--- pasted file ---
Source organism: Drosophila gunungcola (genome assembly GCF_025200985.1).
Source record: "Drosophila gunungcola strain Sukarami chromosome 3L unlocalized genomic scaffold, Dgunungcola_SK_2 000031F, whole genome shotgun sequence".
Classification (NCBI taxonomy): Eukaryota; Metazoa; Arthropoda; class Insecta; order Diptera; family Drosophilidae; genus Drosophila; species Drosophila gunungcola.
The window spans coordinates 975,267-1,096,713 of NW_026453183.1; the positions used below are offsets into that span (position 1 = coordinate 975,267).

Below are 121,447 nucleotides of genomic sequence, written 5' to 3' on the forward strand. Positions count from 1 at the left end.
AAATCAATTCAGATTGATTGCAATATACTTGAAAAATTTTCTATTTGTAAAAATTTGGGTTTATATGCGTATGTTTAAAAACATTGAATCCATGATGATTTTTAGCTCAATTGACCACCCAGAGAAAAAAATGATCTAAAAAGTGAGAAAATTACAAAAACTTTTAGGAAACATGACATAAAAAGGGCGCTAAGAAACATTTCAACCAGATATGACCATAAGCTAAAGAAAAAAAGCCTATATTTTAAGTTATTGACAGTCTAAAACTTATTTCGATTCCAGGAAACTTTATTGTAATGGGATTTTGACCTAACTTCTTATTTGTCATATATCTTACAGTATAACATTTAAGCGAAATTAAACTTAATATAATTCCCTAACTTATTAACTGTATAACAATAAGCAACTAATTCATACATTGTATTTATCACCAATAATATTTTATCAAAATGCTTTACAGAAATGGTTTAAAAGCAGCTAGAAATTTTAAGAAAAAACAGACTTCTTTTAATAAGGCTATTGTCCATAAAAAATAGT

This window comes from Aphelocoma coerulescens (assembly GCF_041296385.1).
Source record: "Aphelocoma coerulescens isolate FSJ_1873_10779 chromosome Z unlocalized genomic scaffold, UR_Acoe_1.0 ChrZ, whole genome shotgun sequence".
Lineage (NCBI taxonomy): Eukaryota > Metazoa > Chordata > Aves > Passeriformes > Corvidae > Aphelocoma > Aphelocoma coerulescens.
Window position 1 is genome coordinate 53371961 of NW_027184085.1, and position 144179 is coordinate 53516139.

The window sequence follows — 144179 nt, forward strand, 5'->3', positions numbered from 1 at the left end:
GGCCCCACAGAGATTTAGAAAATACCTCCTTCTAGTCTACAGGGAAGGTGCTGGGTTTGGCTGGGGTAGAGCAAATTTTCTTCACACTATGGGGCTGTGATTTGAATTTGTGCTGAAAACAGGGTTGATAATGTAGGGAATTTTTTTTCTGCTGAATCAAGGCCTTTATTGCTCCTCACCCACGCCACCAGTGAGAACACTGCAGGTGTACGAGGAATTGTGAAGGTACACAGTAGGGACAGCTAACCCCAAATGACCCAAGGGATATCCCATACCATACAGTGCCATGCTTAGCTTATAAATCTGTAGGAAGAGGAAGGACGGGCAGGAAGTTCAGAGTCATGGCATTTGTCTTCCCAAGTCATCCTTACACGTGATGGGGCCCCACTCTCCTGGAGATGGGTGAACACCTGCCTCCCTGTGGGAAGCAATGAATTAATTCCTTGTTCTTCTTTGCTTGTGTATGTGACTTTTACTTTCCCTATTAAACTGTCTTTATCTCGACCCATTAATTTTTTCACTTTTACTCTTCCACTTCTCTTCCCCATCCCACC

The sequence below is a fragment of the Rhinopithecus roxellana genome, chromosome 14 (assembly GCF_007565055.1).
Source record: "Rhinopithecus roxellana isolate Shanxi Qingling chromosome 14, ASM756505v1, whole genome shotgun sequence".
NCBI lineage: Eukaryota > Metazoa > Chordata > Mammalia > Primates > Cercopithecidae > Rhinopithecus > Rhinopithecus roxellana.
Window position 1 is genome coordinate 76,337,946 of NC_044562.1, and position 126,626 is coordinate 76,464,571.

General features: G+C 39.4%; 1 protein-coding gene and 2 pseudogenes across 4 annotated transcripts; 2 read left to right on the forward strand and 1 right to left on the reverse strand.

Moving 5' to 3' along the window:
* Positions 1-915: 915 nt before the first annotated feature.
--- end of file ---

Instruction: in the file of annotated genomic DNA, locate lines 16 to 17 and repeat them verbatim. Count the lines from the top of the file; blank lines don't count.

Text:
Window position 1 is genome coordinate 76,337,946 of NC_044562.1, and position 126,626 is coordinate 76,464,571.

General features: G+C 39.4%; 1 protein-coding gene and 2 pseudogenes across 4 annotated transcripts; 2 read left to right on the forward strand and 1 right to left on the reverse strand.